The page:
Superfluidity and relaxation dynamics of a laser-stirred 2D Bose gas
Singh V. P., Weitenberg C., Dalibard J., Mathey L.
We investigate the superfluid behavior of a two-dimensional (2D) Bose gas of 87Rb atoms using classical field dynamics. In the experiment by R. Desbuquois et al. [Nat. Phys. 8, 645 (2012)], a 2D quasicondensate in a trap is stirred with a blue-detuned laser beam along a circular path around the trap center. Here, we study this experiment from a theoretical perspective. The heating induced by stirring increases rapidly above a velocity vc, which we define as the critical velocity. We identify the superfluid, the crossover, and the thermal regime by a finite, a sharply decreasing, and a vanishing critical velocity, respectively. We demonstrate that the onset of heating occurs due to the creation of vortex-antivortex pairs. A direct comparison of our numerical results to the experimental ones shows a good agreement, if a systematic shift of the critical phase-space density is included. We relate this shift to the absence of thermal equilibrium between the condensate and the thermal wings, which were used in the experiment to extract the temperature. We expand on this observation by studying the full relaxation dynamics between the condensate and the thermal cloud.
Implementing supersymmetric dynamics in ultracold-atom systems
M. Lahrz, C. Weitenberg, L. Mathey
Supersymmetric systems derive their properties from conserved supercharges which form a supersymmetric algebra. These systems naturally factorize into two subsystems, which, when considered as individual systems, have essentially the same eigenenergies, and their eigenstates can be mapped onto each other. We propose a Mach-Zehnder interference experiment to detect supersymmetry in quantum-mechanical systems, which can be realized with current technology. To demonstrate this interferometric technique, we first propose a one-dimensional ultracold-atom setup to realize a pair of supersymmetric systems. Here, a single-atom wave packet evolves in a superposition of the subsystems and gives an interference contrast that is sharply peaked if the subsystems form a supersymmetric pair. Second, we propose a two-dimensional setup that implements supersymmetric dynamics in a synthetic gauge field.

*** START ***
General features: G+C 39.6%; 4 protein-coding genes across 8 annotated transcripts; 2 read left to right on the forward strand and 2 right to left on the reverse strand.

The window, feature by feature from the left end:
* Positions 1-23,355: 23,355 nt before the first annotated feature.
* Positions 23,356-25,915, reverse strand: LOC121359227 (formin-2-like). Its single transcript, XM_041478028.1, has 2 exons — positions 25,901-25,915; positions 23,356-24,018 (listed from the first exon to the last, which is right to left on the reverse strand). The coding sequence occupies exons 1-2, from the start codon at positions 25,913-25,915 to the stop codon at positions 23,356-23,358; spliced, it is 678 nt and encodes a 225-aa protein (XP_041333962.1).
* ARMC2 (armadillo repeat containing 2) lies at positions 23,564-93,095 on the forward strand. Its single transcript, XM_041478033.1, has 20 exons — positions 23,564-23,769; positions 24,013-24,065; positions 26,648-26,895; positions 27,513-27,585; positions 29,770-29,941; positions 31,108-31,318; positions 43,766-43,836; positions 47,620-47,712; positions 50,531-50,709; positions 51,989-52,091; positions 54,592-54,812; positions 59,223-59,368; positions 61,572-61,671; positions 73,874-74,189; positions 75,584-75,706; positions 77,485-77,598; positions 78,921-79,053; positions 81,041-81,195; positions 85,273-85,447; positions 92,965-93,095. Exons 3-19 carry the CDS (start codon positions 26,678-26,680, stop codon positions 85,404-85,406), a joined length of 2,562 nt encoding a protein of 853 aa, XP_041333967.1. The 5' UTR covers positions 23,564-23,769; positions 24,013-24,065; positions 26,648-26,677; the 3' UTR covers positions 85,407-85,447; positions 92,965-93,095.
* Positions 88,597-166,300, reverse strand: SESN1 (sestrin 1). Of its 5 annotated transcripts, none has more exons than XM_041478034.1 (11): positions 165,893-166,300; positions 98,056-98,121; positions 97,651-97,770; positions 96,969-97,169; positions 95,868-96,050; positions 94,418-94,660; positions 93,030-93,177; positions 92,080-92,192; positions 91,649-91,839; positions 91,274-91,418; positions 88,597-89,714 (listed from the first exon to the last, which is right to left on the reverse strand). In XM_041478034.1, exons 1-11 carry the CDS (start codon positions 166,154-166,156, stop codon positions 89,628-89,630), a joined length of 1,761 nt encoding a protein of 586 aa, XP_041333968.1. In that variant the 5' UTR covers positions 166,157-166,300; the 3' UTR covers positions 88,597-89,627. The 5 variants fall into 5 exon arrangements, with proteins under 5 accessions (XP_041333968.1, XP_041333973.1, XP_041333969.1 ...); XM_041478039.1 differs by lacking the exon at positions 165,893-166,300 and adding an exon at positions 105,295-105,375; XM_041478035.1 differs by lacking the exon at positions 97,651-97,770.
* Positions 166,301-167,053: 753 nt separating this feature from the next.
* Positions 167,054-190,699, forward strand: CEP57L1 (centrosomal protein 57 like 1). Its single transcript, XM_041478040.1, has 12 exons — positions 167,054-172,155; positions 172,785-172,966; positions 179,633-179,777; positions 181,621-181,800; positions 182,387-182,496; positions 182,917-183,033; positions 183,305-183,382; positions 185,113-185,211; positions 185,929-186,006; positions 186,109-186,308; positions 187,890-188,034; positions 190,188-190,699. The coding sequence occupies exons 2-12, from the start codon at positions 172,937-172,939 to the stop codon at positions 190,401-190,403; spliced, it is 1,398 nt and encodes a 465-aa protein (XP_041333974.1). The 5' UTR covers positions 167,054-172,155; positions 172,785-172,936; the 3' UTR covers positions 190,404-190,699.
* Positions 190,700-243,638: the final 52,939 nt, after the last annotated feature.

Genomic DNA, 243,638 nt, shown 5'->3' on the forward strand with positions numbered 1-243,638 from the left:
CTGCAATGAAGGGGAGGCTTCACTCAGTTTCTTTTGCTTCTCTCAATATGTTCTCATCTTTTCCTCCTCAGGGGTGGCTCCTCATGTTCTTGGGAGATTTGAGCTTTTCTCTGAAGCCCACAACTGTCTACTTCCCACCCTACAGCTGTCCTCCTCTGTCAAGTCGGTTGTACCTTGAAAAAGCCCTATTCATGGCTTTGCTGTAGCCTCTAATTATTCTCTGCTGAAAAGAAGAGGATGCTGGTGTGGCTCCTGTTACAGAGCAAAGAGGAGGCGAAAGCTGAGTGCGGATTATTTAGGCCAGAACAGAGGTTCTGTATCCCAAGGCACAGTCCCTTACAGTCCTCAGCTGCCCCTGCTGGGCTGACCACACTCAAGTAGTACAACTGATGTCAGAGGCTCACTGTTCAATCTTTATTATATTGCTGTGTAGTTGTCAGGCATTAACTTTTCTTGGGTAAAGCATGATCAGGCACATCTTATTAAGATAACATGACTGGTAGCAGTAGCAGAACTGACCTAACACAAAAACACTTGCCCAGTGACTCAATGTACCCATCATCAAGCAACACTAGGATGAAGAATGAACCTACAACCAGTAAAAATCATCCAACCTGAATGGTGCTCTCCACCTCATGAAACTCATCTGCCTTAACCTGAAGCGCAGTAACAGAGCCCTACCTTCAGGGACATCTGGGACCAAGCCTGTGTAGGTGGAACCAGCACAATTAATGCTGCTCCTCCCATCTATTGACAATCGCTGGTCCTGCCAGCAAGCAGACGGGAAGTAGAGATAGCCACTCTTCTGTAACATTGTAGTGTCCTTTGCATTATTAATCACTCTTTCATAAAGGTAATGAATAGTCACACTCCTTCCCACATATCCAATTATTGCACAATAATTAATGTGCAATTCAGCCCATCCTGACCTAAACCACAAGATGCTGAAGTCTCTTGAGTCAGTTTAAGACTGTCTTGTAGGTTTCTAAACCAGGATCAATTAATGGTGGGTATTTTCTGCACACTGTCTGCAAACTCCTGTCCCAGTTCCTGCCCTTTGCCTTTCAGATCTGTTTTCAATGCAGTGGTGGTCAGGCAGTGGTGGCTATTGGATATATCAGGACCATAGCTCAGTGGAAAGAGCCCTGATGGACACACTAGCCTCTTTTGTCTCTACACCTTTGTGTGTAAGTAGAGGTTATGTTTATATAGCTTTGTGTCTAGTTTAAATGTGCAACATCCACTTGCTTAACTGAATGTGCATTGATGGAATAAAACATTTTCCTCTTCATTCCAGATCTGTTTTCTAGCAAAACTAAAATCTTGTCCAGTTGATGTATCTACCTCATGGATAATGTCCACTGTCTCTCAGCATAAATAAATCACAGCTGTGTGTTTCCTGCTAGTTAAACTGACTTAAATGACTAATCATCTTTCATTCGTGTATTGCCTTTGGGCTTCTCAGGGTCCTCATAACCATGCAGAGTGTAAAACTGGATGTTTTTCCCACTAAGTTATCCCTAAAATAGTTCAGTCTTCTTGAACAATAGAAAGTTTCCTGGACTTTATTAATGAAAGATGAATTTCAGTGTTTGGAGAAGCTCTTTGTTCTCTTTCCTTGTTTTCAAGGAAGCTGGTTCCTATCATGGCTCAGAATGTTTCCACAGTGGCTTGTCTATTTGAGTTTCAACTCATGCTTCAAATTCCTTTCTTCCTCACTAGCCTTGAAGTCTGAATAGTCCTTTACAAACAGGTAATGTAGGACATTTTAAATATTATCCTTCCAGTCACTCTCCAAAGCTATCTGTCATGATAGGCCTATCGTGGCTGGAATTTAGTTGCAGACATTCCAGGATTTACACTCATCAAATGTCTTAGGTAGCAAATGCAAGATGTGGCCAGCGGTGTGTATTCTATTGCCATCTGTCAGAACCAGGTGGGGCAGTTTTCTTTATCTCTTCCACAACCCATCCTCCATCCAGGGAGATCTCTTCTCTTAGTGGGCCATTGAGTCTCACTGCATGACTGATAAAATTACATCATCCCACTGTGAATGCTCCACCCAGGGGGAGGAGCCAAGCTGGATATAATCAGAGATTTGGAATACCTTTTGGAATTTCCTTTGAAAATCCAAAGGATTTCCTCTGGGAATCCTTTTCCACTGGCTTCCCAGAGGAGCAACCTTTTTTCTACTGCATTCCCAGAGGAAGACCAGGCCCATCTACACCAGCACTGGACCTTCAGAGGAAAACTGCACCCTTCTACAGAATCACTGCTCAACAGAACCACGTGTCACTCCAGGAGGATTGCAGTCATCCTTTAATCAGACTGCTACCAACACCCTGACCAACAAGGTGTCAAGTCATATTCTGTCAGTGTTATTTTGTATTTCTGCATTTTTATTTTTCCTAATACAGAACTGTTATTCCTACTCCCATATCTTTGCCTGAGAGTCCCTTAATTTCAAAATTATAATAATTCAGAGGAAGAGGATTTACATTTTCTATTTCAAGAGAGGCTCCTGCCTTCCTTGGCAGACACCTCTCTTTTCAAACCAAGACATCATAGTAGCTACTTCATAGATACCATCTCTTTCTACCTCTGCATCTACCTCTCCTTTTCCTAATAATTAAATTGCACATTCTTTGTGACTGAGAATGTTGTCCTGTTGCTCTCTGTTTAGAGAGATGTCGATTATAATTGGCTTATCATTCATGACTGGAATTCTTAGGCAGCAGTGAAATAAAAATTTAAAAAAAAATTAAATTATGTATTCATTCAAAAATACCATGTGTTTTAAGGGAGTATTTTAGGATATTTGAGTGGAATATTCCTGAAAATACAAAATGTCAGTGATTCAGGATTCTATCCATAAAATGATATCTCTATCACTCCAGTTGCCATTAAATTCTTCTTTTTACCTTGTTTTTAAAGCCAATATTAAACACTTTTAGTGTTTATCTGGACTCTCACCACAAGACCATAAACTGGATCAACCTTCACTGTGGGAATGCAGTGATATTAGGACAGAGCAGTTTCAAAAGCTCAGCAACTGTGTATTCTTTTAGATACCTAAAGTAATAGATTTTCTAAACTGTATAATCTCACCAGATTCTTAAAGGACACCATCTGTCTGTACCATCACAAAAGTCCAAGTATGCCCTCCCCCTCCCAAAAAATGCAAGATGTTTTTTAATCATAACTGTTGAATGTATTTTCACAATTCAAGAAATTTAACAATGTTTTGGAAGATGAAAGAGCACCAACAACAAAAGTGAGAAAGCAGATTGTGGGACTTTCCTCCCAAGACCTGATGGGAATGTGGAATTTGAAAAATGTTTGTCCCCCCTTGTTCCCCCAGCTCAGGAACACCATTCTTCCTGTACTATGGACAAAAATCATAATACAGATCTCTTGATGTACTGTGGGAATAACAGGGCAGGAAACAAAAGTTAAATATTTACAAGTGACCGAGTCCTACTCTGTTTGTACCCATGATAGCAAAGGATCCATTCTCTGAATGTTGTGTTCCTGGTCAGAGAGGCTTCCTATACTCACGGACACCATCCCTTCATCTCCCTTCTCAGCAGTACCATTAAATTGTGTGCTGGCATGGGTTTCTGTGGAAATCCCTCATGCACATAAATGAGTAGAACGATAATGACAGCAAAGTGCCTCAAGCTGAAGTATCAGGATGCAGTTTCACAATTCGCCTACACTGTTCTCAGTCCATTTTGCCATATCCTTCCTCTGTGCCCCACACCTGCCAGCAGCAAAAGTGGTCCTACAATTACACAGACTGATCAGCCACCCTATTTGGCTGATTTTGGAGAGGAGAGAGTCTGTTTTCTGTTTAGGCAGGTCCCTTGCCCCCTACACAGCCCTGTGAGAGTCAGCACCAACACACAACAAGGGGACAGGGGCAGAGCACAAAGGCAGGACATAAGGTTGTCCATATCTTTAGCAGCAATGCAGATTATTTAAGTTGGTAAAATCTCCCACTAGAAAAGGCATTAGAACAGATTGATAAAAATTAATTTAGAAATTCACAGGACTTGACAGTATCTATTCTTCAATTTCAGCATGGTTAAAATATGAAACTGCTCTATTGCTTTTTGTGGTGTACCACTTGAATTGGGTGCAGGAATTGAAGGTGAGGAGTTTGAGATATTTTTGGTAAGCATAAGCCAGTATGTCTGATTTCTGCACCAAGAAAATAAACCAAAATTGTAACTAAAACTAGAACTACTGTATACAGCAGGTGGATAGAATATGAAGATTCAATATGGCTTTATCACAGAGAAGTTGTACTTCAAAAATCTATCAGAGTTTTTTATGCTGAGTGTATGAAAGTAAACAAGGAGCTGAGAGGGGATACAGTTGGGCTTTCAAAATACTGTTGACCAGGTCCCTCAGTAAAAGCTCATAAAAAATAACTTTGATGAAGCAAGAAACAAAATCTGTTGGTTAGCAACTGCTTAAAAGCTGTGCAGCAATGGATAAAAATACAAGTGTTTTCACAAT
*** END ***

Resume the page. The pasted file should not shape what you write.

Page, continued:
Observation of topological Bloch-state defects and their merging transition
M. Tarnowski, M. Nuske, N. Fläschner, B. Rem, D. Vogel, L. Freystatzky, K. Sengstock, L. Mathey, C. Weitenberg
Topological defects in Bloch bands, such as Dirac points in graphene, and their resulting Berry phases play an important role for the electronic dynamics in solid state crystals. Such defects can arise in systems with a two-atomic basis due to the momentum-dependent coupling of the two sublattice states, which gives rise to a pseudo-spin texture. The topological defects appear as vortices in the azimuthal phase of this pseudo-spin texture. Here, we demonstrate a complete measurement of the azimuthal phase in a hexagonal optical lattice
employing a versatile method based on time-of-flight imaging after off-resonant lattice modulation. Furthermore we map out the merging transition of the two Dirac points induced by beam imbalance. Our work paves the way to accessing geometric properties in general multi-band systems also with spin-orbit coupling and interactions.
Phys. Rev. Lett. 118, 240403 (2017)
Emulating molecular orbitals and electronic dynamics with ultracold atoms
In the recent years, ultracold atoms in optical lattices have proven their great value as quantum simulators for studying strongly-correlated phases and complex phenomena in solid-state systems. Here we reveal their potential as quantum simulators for molecular physics and propose a technique to image the three-dimensional molecular orbitals with high resolution. The outstanding tunability of ultracold atoms in terms of potential and interaction offer fully-adjustable model systems for gaining deep insight into the electronic structure of molecules. We study the orbitals of an artificial benzene molecule and discuss the effect of tunable interactions in its conjugated pi electron system with special regard to localization and spin order. The dynamical timescale of ultracold atom simulators are on the order milliseconds which allow for the time-resolved monitoring of a broad range of dynamical processes. As an example, we compute the hole dynamics in the conjugated pi system of the artificial benzene molecule.
Phys. Rev. X 5, 031016 (2015)